In the first eight months of 2018, China saw faster growth in express delivery with the country delivering 30.26 billion parcels as of August, a year-on-year growth of 27.2%, nearly reaching the total volume of 2016, a Xinhua report said.
At a forum in Shanghai last week, Ma Junsheng, head of China's State Post Bureau, was quoted as saying that "the express delivery business in China is on a fast track, (and) "it is seeking new
opportunities to expand and diversify its services.”
He said that China's delivery industry will strengthen efforts to work with agricultural products suppliers to ensure fresh delivery from farm to table, innovate its supply chain with the latest technology and provide timely service for cross-border online shopping.
Green pays off
Ma added that "China's express delivery business is also taking into consideration green development. We are adopting new measures, such as using environmentally friendly packaging, encouraging recycling of parcel disposals and introducing fuel-efficient transport vehicles."
Statistics indicate that the total number of express deliveries in China surpassed 40 billion in 2017, topping the world's market for four consecutive years with a share of over 45%.
In a related development, Lila Snyder, president of commerce services at Pitney Bowes has pointed out that China's impact on global parcel volumes, makes the numbers slightly less than straightforward. Case in point, including China, global average parcel volume growth was 16.9%. Without China, average growth was at 6%.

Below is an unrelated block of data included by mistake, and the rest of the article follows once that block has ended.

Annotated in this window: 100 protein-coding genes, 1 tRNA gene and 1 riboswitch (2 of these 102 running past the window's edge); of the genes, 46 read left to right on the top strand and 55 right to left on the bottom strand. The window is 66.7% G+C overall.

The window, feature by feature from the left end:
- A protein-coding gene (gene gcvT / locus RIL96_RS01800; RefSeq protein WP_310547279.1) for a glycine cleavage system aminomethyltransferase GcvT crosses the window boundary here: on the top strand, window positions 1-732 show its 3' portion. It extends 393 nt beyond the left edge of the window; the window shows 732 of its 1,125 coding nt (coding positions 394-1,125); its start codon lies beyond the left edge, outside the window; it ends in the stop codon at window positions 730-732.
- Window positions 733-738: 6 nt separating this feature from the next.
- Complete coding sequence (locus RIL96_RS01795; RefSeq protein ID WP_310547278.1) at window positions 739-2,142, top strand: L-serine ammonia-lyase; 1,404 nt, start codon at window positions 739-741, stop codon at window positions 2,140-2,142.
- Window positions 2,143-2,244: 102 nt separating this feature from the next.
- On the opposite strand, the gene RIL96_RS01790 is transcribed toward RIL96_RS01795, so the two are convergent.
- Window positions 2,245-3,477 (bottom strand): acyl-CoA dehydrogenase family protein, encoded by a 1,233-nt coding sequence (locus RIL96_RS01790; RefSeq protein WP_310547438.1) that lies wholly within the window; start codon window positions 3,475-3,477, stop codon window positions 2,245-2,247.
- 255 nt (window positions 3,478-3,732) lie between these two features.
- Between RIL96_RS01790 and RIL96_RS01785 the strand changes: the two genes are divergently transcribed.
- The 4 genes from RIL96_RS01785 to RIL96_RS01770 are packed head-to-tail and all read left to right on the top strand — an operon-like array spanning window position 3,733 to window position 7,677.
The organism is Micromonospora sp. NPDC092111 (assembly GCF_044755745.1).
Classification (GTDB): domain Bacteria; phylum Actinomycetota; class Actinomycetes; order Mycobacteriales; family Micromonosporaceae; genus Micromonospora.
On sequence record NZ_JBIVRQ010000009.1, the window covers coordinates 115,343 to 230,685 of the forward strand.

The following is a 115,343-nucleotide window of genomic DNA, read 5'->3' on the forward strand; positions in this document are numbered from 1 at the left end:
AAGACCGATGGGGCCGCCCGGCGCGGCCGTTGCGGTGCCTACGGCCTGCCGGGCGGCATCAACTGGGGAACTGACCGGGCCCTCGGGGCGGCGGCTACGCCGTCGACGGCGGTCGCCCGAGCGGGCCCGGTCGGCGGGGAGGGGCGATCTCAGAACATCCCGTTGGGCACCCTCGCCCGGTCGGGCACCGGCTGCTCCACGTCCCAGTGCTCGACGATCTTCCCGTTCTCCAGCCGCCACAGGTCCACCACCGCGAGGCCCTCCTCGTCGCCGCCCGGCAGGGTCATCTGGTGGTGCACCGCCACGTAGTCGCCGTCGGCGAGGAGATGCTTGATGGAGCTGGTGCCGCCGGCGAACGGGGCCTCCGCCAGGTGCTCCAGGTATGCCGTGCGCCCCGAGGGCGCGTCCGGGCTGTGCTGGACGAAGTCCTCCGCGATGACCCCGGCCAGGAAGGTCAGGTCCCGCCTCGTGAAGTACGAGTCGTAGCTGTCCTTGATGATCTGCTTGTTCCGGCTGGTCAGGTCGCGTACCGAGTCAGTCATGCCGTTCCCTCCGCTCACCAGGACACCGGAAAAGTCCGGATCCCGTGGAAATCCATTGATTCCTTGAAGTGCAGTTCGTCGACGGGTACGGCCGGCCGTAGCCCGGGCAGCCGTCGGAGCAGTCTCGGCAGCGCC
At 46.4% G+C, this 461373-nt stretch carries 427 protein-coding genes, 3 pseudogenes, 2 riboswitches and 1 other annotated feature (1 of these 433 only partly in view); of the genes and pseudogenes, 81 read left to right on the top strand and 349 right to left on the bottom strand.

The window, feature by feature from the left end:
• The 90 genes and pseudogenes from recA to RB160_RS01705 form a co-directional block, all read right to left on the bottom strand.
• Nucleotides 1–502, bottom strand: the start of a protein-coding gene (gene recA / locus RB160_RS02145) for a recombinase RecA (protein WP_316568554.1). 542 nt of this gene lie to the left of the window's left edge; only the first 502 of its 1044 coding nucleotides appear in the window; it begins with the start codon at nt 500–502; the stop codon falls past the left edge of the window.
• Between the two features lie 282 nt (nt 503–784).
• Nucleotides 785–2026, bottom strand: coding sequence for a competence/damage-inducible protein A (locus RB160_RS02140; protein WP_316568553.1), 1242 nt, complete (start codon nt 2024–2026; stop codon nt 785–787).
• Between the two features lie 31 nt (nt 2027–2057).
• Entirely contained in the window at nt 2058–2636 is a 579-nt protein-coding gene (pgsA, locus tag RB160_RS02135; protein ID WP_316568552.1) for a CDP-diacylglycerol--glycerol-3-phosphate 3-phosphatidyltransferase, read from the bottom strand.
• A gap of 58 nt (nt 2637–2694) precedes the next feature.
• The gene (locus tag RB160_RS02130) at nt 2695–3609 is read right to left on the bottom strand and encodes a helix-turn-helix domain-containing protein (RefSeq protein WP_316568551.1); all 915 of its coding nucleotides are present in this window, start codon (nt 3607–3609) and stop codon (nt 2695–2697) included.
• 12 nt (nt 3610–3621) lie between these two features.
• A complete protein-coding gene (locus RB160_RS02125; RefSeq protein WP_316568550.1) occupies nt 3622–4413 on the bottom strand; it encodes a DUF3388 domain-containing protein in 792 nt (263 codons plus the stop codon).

Revenue growth is less affected by China, as the U.S. dominates that indicator, but with revenue comes the highest shipping costs, according to Pitney Bowes analysis of rates from UPS, Fedex and
USPS - a fact that has received some industry pushback of late not in the least because rates are at the centre of an ongoing battle between President Donald Trump and U.S. e-commerce
Cross-border e-commerce is thriving
In another development, Xinhua reported that China's cross-border e-commerce is forecast to see turnover top 9 trillion yuan (US$1.3 trillion) in 2018, according to a report released by the China E-Commerce Association.
The report said that the top 10 import sources of China's cross-border e-commerce trade in 2017 were Japan, the U.S., South Korea, Australia, Germany, New Zealand, the Netherlands, France, Britain, and China's Hong Kong Special Administrative Region.
Cross-border e-commerce is most active in south China's Guangdong Province, followed by Beijing, east China's Zhejiang and Shandong provinces and central China's Henan Province for exports via e-commerce.
Nol van Fenema